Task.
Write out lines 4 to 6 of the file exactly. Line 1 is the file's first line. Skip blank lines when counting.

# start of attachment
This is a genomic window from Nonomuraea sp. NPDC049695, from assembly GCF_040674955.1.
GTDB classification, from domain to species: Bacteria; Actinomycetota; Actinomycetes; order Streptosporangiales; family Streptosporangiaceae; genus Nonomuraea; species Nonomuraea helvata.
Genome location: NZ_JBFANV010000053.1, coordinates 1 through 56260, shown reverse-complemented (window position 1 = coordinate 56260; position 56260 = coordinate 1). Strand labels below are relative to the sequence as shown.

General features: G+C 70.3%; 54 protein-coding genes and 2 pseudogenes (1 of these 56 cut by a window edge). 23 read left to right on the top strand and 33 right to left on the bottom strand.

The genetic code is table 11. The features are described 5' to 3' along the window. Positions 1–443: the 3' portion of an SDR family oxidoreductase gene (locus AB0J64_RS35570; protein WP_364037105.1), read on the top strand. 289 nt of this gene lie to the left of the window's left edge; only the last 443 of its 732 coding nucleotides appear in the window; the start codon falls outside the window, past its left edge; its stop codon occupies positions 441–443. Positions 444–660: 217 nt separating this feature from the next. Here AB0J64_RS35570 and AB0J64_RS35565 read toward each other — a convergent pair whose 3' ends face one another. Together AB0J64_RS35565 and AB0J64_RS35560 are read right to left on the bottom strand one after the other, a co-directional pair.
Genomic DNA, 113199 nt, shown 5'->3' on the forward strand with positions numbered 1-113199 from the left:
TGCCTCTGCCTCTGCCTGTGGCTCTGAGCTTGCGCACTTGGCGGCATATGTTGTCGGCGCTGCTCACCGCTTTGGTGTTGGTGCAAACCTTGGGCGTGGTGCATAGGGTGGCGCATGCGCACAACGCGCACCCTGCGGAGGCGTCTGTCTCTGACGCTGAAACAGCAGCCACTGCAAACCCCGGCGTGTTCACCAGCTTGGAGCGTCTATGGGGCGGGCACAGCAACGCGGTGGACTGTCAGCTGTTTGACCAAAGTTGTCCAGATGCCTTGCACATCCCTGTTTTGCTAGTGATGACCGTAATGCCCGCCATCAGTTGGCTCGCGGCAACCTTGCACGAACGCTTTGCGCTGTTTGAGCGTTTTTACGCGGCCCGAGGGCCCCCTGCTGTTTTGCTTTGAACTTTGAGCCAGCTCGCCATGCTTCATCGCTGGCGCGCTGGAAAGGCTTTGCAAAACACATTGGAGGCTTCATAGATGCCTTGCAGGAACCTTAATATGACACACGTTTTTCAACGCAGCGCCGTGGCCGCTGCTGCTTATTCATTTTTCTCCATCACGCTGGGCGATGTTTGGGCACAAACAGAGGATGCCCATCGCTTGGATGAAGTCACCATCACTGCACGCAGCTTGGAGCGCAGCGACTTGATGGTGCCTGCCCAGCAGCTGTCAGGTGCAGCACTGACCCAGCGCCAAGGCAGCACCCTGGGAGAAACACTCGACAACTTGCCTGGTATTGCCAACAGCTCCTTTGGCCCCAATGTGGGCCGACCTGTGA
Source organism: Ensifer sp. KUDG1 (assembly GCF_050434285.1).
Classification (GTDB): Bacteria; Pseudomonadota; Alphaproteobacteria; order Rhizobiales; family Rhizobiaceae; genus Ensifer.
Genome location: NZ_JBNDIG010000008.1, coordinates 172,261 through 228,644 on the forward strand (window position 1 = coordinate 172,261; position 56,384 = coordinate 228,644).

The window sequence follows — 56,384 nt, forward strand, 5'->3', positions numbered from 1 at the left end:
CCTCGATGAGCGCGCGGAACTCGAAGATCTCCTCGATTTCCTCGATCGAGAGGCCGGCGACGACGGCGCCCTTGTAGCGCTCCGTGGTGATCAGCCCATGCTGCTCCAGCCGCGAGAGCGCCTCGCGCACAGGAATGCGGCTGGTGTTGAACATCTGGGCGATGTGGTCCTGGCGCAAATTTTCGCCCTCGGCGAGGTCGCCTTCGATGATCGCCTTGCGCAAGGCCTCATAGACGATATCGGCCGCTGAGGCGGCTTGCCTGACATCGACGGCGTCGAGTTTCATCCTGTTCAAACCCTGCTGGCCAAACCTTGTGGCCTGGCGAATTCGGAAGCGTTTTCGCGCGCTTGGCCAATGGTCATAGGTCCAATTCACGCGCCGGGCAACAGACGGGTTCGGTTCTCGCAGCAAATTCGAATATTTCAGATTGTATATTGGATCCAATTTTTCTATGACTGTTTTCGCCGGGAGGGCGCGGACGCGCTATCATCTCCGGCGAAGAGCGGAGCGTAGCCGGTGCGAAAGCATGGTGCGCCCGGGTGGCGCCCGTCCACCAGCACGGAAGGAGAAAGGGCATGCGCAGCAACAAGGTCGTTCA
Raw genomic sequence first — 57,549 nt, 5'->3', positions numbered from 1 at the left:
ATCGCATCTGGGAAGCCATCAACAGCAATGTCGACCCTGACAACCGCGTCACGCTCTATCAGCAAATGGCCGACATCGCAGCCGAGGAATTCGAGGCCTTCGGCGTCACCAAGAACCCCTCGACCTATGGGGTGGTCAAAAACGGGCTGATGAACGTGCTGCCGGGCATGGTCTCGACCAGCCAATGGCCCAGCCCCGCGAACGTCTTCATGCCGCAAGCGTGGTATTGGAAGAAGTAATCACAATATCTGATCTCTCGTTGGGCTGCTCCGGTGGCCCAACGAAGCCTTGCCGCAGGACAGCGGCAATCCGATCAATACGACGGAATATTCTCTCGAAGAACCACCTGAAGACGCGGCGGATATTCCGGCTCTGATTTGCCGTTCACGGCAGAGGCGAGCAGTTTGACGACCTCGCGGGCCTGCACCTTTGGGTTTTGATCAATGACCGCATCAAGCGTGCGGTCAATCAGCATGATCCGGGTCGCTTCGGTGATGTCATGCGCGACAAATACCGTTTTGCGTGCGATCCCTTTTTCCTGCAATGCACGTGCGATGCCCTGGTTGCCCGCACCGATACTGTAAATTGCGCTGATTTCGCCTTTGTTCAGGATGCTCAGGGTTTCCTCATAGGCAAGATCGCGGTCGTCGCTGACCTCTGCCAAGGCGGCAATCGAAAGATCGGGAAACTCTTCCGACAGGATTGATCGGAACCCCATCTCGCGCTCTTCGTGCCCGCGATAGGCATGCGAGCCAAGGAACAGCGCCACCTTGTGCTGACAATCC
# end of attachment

General features: G+C 70.3%; 54 protein-coding genes and 2 pseudogenes (1 of these 56 cut by a window edge). 23 read left to right on the top strand and 33 right to left on the bottom strand.

The genetic code is table 11. The features are described 5' to 3' along the window. Positions 1–443: the 3' portion of an SDR family oxidoreductase gene (locus AB0J64_RS35570; protein WP_364037105.1), read on the top strand. 289 nt of this gene lie to the left of the window's left edge; only the last 443 of its 732 coding nucleotides appear in the window; the start codon falls outside the window, past its left edge; its stop codon occupies positions 441–443. Positions 444–660: 217 nt separating this feature from the next. Here AB0J64_RS35570 and AB0J64_RS35565 read toward each other — a convergent pair whose 3' ends face one another. Together AB0J64_RS35565 and AB0J64_RS35560 are read right to left on the bottom strand one after the other, a co-directional pair.
Genomic DNA, 113199 nt, shown 5'->3' on the forward strand with positions numbered 1-113199 from the left: